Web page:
Many proactive tools and technologies are available to help limit pond weeds and algae in lakes, stormwater ponds, canals, and wetland areas:
- Water quality testing – water quality imbalances can often be detected before pond weeds and algae become visible. Through recurring water quality testing, aquatic experts can track a variety of important water quality characteristics in a professional laboratory. This data makes it easier to spot negative trends and inform management decisions for maximal success.
- Nutrient remediation – bottom muck and debris contain high concentrations of nutrients like phosphorus, which fuels the development of pond weeds and algae. Natural products and tools like Phoslock, Alum, and EutroSORB can be applied to effectively “lock up” excess nutrients and restore balance to the waterbody.
- Biological augmentation – beneficial bacteria (think probiotics) may be applied to naturally aid in the decomposition of bottom muck and debris. This helps eliminate excess nutrients and pollutants from the waterbody and support a flourishing ecosystem.
- Shoreline management – shoreline erosion can have detrimental effects on water quality. As sediment deteriorates due to wind, rain, and activity around the water, it brings with it excess nutrients and causes a loss of depth and volume over time. Establishing a robust buffer of beneficial vegetation can help add stability by filtering stormwater runoff and developing a network of root systems to contain soil. More aggressive erosion problems can be reversed using bioengineering tools like SOX Solutions.
- Fountains and aeration – pond weeds and algae tend to thrive in imbalanced water quality conditions. Fountains and aerators help interrupt areas of stagnation and introduce dissolved oxygen into the water, which helps make the decomposition of nutrient-rich muck and detritus more efficient.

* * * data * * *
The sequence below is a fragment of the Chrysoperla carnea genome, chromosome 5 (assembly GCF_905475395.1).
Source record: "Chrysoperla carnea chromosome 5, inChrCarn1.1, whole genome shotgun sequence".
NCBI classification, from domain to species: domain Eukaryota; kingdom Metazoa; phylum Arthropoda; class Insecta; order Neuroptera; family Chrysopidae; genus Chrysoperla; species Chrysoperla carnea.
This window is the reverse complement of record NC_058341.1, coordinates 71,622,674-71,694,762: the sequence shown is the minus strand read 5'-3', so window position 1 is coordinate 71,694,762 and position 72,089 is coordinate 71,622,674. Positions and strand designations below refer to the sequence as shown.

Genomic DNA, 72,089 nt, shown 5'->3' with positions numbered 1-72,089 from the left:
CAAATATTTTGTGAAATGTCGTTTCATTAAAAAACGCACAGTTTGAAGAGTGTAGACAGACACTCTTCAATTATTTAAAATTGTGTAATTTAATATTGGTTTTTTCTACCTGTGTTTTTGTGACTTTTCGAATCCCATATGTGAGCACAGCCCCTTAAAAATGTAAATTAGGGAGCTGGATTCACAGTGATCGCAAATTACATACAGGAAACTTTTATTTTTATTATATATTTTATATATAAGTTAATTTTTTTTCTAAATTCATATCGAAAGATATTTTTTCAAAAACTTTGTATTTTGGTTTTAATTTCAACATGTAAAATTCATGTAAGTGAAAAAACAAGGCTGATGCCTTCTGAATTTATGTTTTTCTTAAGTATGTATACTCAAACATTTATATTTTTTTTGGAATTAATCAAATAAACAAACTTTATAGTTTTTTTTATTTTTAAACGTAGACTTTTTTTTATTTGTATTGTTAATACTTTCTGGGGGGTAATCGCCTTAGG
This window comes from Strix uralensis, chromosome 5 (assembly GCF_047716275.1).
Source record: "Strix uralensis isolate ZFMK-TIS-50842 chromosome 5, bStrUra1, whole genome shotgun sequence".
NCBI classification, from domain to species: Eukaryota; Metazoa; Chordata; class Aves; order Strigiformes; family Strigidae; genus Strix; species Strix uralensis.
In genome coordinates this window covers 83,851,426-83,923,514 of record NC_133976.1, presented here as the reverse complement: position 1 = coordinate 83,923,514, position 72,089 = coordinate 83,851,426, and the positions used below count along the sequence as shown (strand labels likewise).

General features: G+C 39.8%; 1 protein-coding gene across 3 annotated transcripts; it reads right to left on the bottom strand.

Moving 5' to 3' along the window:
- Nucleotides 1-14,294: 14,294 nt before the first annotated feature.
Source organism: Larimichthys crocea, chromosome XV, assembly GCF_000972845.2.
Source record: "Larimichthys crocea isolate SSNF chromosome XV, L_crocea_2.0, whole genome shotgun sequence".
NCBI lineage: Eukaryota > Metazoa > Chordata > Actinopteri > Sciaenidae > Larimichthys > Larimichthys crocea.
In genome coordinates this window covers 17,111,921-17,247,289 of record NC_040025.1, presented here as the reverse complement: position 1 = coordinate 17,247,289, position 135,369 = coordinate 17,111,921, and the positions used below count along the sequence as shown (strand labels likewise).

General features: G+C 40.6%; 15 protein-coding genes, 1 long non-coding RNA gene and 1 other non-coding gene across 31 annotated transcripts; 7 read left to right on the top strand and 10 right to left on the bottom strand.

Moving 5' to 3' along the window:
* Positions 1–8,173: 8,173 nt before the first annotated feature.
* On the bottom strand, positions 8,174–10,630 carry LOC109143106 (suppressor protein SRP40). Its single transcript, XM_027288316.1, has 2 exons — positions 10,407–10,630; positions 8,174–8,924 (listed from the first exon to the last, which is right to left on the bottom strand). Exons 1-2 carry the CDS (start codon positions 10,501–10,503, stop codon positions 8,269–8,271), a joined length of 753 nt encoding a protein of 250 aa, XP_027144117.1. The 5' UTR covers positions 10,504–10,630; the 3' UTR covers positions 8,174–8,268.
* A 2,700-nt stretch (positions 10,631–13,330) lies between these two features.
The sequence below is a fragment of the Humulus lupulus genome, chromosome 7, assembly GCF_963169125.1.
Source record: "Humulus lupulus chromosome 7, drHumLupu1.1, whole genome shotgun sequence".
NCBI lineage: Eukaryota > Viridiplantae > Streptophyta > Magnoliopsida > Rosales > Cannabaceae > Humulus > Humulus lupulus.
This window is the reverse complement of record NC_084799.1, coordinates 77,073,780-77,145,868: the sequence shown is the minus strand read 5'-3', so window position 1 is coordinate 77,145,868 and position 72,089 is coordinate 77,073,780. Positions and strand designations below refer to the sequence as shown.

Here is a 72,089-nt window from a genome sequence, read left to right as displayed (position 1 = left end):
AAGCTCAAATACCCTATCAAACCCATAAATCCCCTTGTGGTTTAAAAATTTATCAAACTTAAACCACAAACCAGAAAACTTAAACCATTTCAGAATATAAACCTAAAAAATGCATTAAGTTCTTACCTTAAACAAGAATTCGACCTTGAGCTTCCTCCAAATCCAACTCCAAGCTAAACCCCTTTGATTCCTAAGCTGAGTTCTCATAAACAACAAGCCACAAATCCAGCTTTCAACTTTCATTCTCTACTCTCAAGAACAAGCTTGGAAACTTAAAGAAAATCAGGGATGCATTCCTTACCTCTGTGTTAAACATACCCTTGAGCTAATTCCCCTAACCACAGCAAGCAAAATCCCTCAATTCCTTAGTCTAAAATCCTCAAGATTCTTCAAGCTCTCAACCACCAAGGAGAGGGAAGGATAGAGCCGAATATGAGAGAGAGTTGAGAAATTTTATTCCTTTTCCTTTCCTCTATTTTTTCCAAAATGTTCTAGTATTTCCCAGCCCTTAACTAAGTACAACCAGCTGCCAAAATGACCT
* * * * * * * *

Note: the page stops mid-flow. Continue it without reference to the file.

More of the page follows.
Each of these tools may be used independently to support healthy water quality conditions, but in combination, they can help completely transform a waterbody. Through a customized annual management program, stakeholders can access each of these solutions, as well as the ongoing support and monitoring by aquatic experts.
When partnering with a provider that’s experienced in preventative management, stakeholders can avoid the headaches and complaints that always follow the emergence of pond weeds and algae, and direct their focus to other important needs on their properties.
SOLitude Lake Management is a nationwide environmental firm committed to providing sustainable solutions that improve water quality, enhance beauty and preserve natural resources.
SOLitude’s team of aquatic scientists specializes in the development and execution of customized lake, stormwater pond, wetland and fisheries management programs. Services include water quality testing and restoration, algae and aquatic weed control, installation and maintenance of fountains and aeration systems, shoreline erosion control, muck and sediment removal and invasive species management. SOLitude partners with homeowners associations, golf courses, private landowners, businesses and municipalities. SOLitude Lake Management is part of Rentokil, a leading business services company, operating across the United States, Canada and Puerto Rico.
For more information, visit SOLitude Lake Management at solitudelakemanagement.com, and connect on Facebook, LinkedIn and Twitter.